“Pattern is Neisha Crosland”, so said Homes & Gardens recently when awarding her ‘Surface Designer of the Year’ at their 2013 Designer Awards. We caught up with Neisha to find out more about her inspiration, her design process, and how to use pattern on the floor…
Q: How did you get your career start?
A: Anthony Little picked up on my Royal college of Art show and commissioned a collection based on its Italian medieval theme. It was printed velvet collection with layers of pigment finished off with metallic pigment which I distressed by putting in the washing machine on a hot wash. At Osborne and Little we turned it into a smart chintzed collection of wallpapers and fabrics with lots of metallic, called Romagna.
Q: What’s your proudest career achievement?
A: I started my own business designing scarves after Osborne and Little. I remember the first time I saw a lady wearing one of my own scarves, it was in the supermarket and I followed her around the aisles like a groupie. It was thrilling, but I was too embarrassed to go up to her. I was not particularly proud about following her but I was so proud that somebody had bought one of my scarves. This made me far more proud than any early press article.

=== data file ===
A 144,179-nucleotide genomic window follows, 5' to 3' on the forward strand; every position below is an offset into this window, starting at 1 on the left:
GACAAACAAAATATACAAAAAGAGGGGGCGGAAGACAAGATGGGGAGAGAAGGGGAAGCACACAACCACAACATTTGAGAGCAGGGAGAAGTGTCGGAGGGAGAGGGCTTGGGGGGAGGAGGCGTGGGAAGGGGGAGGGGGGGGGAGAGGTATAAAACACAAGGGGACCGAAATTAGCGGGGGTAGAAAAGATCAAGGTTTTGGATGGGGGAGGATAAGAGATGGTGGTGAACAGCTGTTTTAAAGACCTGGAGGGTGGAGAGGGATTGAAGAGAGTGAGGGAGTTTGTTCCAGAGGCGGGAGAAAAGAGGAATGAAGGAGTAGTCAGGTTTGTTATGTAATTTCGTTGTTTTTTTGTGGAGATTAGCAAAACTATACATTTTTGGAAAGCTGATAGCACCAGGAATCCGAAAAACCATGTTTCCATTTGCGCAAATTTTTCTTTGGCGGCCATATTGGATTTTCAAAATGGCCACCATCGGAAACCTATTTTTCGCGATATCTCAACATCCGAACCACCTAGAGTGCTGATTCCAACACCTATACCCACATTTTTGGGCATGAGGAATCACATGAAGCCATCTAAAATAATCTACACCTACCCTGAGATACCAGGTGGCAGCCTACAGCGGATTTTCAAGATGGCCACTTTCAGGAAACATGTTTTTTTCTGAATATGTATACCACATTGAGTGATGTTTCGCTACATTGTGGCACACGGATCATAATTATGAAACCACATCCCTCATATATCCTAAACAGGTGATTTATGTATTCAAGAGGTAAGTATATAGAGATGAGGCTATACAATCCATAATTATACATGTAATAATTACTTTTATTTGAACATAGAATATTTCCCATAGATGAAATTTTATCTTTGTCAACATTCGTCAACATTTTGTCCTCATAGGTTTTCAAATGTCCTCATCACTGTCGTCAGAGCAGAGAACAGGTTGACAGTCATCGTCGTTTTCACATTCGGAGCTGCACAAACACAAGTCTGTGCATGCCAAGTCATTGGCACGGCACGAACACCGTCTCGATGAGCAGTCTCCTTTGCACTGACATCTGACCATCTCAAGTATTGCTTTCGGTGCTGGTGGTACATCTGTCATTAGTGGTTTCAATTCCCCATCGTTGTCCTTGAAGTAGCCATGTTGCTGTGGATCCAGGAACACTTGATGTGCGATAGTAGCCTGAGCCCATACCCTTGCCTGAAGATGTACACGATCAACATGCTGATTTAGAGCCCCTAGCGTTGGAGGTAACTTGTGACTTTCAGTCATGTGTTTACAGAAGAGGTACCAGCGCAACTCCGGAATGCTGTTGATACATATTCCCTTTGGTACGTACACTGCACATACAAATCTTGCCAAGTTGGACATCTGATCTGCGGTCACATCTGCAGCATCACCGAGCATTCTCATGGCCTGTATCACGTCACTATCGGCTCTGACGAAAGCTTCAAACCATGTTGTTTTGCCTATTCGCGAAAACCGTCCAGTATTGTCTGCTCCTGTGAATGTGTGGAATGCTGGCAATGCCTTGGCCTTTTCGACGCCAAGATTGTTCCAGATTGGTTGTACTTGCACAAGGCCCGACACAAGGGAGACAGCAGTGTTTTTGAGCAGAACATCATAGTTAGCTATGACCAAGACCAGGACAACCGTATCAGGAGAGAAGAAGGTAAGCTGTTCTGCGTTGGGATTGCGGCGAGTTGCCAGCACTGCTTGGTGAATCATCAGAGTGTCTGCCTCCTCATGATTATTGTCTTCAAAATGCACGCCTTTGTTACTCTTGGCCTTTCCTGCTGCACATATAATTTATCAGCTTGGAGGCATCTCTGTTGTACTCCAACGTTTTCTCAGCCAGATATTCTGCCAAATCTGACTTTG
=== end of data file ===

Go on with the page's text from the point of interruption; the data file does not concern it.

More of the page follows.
Q: Who inspires you?
A: Great painters. Goya, Van Gough, Picasso, Malevich…
Q: What are you passionate about?
A: My work obviously but also I love food and wine and culture.
Q: Which person, living or dead, would you most like to meet?
A: The artist Popova and Matisse.
Q: Do you have a first rug memory?
A: Rolling down a hill at school wrapped in one like a sausage roll!
Q: What is your design process?